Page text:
Date of Graduation


Document Type


Degree Name

Bachelor of Science in Nursing

Degree Level





Dunbar, Diana

Committee Member/Reader

Simpkins-Spain, Kristina


Moral distress is a pressing concern in the healthcare field with significant implications for all areas of nursing and patient outcomes. However, those within the specialty of critical care nursing experience moral distress more frequently than those in other specialties. It arises from the complex ethical dilemmas nurses in critical intensive care units face as they work in these high-pressure environments. The purpose of this literature review is to discuss moral distress in critical care nursing and how it affects a nurse’s ability to provide quality care. Furthermore, this review will determine factors contributing to moral distress and potential interventions for prevention strategies to promote moral resilience. Peer-reviewed articles and studies focusing on moral distress within critical care nurses were evaluated, resulting in fifteen articles utilized in this review. Findings included a web of factors contributing to moral distress, including futile invasive treatments and lack of organizational support. It was also found that moral distress can lead to a significant decrease in the ability of the nurse to provide quality care to patients. Further research is needed to understand moral distress and proper interventions better, as it is a relatively new topic of discussion.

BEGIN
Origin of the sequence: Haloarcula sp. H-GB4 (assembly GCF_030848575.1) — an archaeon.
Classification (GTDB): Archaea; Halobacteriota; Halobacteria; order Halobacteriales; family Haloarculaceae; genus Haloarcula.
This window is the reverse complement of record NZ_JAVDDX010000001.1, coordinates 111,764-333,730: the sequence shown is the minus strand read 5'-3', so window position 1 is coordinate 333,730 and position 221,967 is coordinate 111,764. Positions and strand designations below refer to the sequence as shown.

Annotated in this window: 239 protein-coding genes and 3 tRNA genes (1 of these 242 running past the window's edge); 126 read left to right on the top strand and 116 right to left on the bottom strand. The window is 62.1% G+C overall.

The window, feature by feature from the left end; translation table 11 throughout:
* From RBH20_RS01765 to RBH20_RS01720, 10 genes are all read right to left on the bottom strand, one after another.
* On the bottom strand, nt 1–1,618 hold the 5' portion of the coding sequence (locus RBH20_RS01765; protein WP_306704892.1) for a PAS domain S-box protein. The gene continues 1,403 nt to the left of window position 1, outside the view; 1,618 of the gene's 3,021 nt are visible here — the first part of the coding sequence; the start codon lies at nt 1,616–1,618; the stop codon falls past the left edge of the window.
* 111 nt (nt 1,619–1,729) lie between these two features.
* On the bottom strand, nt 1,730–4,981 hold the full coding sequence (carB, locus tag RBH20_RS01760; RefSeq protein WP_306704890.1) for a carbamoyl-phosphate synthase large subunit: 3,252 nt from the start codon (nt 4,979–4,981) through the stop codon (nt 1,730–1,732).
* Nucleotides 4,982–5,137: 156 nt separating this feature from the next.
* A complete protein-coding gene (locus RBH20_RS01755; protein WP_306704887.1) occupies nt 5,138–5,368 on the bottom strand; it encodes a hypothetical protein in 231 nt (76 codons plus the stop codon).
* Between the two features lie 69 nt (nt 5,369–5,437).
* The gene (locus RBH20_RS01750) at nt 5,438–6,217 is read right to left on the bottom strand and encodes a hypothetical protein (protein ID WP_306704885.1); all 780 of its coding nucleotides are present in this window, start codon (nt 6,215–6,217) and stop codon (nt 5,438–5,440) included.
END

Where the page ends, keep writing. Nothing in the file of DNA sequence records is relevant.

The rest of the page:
critical care nursing, nursing, intensive care unit, moral distress, moral stress